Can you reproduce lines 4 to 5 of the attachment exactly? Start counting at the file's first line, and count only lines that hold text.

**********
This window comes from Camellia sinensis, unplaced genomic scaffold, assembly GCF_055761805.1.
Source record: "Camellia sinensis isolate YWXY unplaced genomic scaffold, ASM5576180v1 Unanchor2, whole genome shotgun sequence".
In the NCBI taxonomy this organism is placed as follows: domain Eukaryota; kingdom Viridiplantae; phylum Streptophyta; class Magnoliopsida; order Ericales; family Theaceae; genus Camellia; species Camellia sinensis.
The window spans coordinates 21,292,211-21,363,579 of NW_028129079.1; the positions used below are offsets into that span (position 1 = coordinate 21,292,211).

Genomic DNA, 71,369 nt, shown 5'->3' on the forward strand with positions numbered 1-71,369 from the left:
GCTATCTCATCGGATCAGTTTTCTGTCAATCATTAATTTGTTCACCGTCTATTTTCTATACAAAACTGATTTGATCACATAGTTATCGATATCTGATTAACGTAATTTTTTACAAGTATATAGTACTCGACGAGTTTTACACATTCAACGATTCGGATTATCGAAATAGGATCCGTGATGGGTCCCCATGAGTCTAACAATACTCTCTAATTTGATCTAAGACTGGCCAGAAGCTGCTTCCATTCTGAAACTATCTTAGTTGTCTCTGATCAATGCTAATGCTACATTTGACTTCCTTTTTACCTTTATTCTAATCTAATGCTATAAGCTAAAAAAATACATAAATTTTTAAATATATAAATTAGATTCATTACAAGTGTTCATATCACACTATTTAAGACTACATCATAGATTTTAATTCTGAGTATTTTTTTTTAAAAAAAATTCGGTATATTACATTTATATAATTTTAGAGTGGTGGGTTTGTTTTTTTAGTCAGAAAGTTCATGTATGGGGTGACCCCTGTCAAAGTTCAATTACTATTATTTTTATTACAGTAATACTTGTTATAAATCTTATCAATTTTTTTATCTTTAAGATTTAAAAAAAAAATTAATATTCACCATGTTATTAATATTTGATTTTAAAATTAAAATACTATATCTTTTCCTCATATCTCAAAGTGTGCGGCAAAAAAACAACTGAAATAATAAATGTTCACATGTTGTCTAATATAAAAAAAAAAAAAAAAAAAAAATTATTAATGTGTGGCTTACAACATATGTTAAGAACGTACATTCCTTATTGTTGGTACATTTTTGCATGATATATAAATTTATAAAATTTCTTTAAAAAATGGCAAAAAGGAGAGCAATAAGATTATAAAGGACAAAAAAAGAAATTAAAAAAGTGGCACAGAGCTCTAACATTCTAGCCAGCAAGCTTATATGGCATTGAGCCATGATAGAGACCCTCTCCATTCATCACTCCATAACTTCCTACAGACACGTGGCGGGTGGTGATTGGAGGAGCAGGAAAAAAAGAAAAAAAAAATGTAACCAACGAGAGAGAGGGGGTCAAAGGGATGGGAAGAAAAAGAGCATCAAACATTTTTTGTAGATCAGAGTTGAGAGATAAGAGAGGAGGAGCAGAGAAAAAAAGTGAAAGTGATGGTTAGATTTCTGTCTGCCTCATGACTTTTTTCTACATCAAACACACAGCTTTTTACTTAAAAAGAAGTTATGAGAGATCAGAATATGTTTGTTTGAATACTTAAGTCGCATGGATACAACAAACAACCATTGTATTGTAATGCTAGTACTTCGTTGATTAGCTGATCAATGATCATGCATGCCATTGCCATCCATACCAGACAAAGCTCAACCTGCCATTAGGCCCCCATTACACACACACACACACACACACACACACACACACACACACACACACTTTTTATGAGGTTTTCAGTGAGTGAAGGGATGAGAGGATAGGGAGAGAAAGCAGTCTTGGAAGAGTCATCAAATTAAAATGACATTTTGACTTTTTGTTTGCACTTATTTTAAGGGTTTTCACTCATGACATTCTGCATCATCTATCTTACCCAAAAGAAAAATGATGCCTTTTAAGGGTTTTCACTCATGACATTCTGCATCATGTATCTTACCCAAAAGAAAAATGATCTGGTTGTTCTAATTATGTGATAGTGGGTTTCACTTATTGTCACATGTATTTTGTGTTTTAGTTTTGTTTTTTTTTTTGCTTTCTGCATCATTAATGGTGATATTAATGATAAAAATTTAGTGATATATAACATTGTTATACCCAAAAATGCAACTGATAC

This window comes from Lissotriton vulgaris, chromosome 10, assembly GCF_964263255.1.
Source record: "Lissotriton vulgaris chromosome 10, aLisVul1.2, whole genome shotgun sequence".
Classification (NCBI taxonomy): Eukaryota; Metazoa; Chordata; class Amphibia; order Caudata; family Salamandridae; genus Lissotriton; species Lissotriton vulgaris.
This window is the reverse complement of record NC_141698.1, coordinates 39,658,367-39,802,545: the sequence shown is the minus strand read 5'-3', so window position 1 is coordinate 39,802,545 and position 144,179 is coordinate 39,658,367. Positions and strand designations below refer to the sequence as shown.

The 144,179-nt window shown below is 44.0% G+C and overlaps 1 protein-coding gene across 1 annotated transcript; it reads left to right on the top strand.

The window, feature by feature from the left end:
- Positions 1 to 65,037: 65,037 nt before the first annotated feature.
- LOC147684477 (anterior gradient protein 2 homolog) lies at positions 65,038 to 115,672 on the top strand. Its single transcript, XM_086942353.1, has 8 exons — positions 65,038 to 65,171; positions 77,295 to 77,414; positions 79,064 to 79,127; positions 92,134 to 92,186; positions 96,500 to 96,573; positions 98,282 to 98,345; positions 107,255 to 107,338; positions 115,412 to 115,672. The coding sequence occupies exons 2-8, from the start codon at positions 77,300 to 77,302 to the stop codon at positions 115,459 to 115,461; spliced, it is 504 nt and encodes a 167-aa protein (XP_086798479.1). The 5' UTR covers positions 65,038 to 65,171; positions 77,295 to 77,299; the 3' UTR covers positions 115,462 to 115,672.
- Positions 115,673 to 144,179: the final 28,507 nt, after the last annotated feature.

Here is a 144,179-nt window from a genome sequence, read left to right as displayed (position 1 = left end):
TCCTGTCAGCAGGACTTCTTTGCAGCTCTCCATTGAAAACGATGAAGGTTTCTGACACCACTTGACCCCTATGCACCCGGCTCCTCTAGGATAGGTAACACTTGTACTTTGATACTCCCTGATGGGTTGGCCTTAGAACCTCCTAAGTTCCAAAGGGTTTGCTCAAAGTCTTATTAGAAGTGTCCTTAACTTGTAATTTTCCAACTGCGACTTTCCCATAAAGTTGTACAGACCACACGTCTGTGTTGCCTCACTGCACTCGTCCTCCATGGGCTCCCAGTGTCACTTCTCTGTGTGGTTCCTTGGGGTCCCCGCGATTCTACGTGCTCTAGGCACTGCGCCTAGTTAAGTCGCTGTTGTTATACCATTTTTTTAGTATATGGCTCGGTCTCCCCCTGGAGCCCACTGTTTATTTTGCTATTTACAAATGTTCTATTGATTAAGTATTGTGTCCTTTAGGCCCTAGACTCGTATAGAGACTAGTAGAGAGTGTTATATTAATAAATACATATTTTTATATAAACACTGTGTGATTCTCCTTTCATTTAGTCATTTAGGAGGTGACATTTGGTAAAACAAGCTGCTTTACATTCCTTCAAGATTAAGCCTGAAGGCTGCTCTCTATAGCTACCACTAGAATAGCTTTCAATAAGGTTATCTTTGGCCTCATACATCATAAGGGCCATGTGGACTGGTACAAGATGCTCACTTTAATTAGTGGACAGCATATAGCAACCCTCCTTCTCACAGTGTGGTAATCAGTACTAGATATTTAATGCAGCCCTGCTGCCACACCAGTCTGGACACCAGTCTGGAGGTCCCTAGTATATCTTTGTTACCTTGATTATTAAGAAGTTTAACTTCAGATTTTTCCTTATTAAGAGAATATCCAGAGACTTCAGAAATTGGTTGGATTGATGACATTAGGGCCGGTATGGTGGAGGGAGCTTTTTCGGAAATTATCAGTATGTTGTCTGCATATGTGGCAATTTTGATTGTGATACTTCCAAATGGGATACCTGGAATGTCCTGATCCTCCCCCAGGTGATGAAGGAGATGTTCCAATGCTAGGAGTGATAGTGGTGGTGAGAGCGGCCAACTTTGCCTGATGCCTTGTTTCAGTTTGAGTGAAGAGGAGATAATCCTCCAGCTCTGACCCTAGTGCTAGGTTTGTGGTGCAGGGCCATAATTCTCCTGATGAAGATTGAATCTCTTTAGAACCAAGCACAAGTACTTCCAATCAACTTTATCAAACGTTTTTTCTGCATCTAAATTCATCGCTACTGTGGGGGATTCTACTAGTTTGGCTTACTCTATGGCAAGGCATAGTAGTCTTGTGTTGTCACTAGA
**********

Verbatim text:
The window spans coordinates 21,292,211-21,363,579 of NW_028129079.1; the positions used below are offsets into that span (position 1 = coordinate 21,292,211).

Genomic DNA, 71,369 nt, shown 5'->3' on the forward strand with positions numbered 1-71,369 from the left: